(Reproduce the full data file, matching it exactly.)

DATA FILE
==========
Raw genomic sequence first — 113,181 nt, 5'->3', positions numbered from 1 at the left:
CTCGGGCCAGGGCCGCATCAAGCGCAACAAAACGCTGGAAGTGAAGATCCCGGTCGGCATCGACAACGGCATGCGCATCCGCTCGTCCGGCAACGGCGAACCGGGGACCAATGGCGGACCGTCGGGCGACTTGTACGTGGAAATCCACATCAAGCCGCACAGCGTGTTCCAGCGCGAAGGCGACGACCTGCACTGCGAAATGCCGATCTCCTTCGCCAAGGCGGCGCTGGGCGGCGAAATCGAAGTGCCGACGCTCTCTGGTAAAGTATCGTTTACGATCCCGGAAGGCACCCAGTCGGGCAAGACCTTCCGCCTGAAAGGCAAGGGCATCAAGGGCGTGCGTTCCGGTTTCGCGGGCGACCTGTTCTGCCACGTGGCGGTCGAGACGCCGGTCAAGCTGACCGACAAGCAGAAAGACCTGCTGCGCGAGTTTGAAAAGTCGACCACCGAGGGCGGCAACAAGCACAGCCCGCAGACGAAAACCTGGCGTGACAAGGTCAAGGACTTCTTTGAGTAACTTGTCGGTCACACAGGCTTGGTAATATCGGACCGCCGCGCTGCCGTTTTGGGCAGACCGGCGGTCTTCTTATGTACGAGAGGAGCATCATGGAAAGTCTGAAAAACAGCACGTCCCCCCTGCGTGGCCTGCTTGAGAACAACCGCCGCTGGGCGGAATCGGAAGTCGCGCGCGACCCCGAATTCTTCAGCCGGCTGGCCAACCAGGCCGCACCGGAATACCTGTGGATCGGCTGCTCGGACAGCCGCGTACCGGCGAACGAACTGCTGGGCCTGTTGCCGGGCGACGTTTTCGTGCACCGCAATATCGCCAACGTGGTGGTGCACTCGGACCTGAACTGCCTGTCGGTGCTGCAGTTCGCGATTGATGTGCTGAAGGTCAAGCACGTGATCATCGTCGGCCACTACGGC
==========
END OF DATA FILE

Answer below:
Raw genomic sequence first — 113,181 nt, 5'->3', positions numbered from 1 at the left:
CTCGGGCCAGGGCCGCATCAAGCGCAACAAAACGCTGGAAGTGAAGATCCCGGTCGGCATCGACAACGGCATGCGCATCCGCTCGTCCGGCAACGGCGAACCGGGGACCAATGGCGGACCGTCGGGCGACTTGTACGTGGAAATCCACATCAAGCCGCACAGCGTGTTCCAGCGCGAAGGCGACGACCTGCACTGCGAAATGCCGATCTCCTTCGCCAAGGCGGCGCTGGGCGGCGAAATCGAAGTGCCGACGCTCTCTGGTAAAGTATCGTTTACGATCCCGGAAGGCACCCAGTCGGGCAAGACCTTCCGCCTGAAAGGCAAGGGCATCAAGGGCGTGCGTTCCGGTTTCGCGGGCGACCTGTTCTGCCACGTGGCGGTCGAGACGCCGGTCAAGCTGACCGACAAGCAGAAAGACCTGCTGCGCGAGTTTGAAAAGTCGACCACCGAGGGCGGCAACAAGCACAGCCCGCAGACGAAAACCTGGCGTGACAAGGTCAAGGACTTCTTTGAGTAACTTGTCGGTCACACAGGCTTGGTAATATCGGACCGCCGCGCTGCCGTTTTGGGCAGACCGGCGGTCTTCTTATGTACGAGAGGAGCATCATGGAAAGTCTGAAAAACAGCACGTCCCCCCTGCGTGGCCTGCTTGAGAACAACCGCCGCTGGGCGGAATCGGAAGTCGCGCGCGACCCCGAATTCTTCAGCCGGCTGGCCAACCAGGCCGCACCGGAATACCTGTGGATCGGCTGCTCGGACAGCCGCGTACCGGCGAACGAACTGCTGGGCCTGTTGCCGGGCGACGTTTTCGTGCACCGCAATATCGCCAACGTGGTGGTGCACTCGGACCTGAACTGCCTGTCGGTGCTGCAGTTCGCGATTGATGTGCTGAAGGTCAAGCACGTGATCATCGTCGGCCACTACGGC